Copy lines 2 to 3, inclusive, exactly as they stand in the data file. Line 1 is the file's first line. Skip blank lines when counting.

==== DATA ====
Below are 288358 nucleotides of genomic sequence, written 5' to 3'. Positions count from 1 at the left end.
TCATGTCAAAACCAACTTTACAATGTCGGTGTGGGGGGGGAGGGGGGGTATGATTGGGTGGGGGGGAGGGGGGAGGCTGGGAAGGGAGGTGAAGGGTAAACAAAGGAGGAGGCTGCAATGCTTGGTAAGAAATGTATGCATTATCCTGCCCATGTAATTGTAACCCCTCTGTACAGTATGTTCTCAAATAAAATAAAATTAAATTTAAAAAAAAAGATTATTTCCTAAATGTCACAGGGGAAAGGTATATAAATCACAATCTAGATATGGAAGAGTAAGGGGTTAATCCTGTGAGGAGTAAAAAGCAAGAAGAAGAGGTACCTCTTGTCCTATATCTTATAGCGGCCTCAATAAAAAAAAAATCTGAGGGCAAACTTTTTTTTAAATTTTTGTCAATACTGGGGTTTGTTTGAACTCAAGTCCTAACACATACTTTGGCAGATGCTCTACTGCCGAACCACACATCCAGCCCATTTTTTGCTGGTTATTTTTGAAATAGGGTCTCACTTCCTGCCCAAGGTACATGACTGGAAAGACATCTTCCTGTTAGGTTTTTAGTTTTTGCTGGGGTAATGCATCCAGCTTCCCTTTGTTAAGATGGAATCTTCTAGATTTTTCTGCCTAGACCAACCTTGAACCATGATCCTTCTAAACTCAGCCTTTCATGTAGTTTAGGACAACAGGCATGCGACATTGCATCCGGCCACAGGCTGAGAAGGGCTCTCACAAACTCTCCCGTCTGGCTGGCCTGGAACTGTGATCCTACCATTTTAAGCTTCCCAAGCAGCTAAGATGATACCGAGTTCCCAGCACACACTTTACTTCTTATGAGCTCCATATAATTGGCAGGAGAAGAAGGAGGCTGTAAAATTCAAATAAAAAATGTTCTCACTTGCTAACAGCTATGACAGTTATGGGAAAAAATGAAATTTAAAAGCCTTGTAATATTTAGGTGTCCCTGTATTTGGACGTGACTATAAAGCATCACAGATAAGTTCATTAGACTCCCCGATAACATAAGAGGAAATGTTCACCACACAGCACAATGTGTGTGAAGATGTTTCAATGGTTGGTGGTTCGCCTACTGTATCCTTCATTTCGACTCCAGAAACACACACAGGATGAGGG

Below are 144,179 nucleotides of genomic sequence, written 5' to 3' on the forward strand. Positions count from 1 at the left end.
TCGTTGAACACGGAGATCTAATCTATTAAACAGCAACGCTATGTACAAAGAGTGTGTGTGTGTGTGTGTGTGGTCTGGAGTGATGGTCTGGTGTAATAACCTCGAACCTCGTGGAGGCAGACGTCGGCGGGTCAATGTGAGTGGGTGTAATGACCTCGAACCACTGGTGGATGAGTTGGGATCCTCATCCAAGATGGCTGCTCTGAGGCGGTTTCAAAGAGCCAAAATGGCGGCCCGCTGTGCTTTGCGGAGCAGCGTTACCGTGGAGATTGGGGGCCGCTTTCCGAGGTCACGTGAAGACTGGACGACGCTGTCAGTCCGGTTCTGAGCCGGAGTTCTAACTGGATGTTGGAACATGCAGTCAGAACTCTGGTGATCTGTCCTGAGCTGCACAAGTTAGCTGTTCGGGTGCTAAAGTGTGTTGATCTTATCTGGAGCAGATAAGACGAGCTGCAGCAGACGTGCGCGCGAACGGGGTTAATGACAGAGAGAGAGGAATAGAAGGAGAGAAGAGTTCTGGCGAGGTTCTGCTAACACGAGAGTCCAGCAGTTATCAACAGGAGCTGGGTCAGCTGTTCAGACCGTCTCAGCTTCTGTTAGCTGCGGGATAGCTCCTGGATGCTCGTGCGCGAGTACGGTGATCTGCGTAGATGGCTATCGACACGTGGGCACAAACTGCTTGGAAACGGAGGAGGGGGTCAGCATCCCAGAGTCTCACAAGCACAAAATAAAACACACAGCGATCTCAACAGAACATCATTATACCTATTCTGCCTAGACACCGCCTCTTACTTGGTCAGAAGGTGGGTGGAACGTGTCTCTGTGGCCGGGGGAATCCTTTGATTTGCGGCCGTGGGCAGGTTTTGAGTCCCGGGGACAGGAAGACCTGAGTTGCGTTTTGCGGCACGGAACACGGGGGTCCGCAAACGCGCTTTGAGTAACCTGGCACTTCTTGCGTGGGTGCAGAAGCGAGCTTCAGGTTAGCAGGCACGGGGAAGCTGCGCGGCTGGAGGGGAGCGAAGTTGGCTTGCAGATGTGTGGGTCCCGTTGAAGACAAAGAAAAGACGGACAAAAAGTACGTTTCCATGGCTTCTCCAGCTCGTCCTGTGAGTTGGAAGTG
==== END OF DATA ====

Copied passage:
TCATGTCAAAACCAACTTTACAATGTCGGTGTGGGGGGGGAGGGGGGGTATGATTGGGTGGGGGGGAGGGGGGAGGCTGGGAAGGGAGGTGAAGGGTAAACAAAGGAGGAGGCTGCAATGCTTGGTAAGAAATGTATGCATTATCCTGCCCATGTAATTGTAACCCCTCTGTACAGTATGTTCTCAAATAAAATAAAATTAAATTTAAAAAAAAAGATTATTTCCTAAATGTCACAGGGGAAAGGTATATAAATCACAATCTAGATATGGAAGAGTAAGGGGTTAATCCTGTGAGGAGTAAAAAGCAAGAAGAAGAGGTACCTCTTGTCCTATATCTTATAGCGGCCTCAATAAAAAAAAAATCTGAGGGCAAACTTTTTTTTAAATTTTTGTCAATACTGGGGTTTGTTTGAACTCAAGTCCTAACACATACTTTGGCAGATGCTCTACTGCCGAACCACACATCCAGCCCATTTTTTGCTGGTTATTTTTGAAATAGGGTCTCACTTCCTGCCCAAGGTACATGACTGGAAAGACATCTTCCTGTTAGGTTTTTAGTTTTTGCTGGGGTAATGCATCCAGCTTCCCTTTGTTAAGATGGAATCTTCTAGATTTTTCTGCCTAGACCAACCTTGAACCATGATCCTTCTAAACTCAGCCTTTCATGTAGTTTAGGACAACAGGCATGCGACATTGCATCCGGCCACAGGCTGAGAAGGGCTCTCACAAACTCTCCCGTCTGGCTGGCCTGGAACTGTGATCCTACCATTTTAAGCTTCCCAAGCAGCTAAGATGATACCGAGTTCCCAGCACACACTTTACTTCTTATGAGCTCCATATAATTGGCAGGAGAAGAAGGAGGCTGTAAAATTCAAATAAAAAATGTTCTCACTTGCTAACAGCTATGACAGTTATGGGAAAAAATGAAATTTAAAAGCCTTGTAATATTTAGGTGTCCCTGTATTTGGACGTGACTATAAAGCATCACAGATAAGTTCATTAGACTCCCCGATAACATAAGAGGAAATGTTCACCACACAGCACAATGTGTGTGAAGATGTTTCAATGGTTGGTGGTTCGCCTACTGTATCCTTCATTTCGACTCCAGAAACACACACAGGATGAGGG

Below are 144,179 nucleotides of genomic sequence, written 5' to 3' on the forward strand. Positions count from 1 at the left end.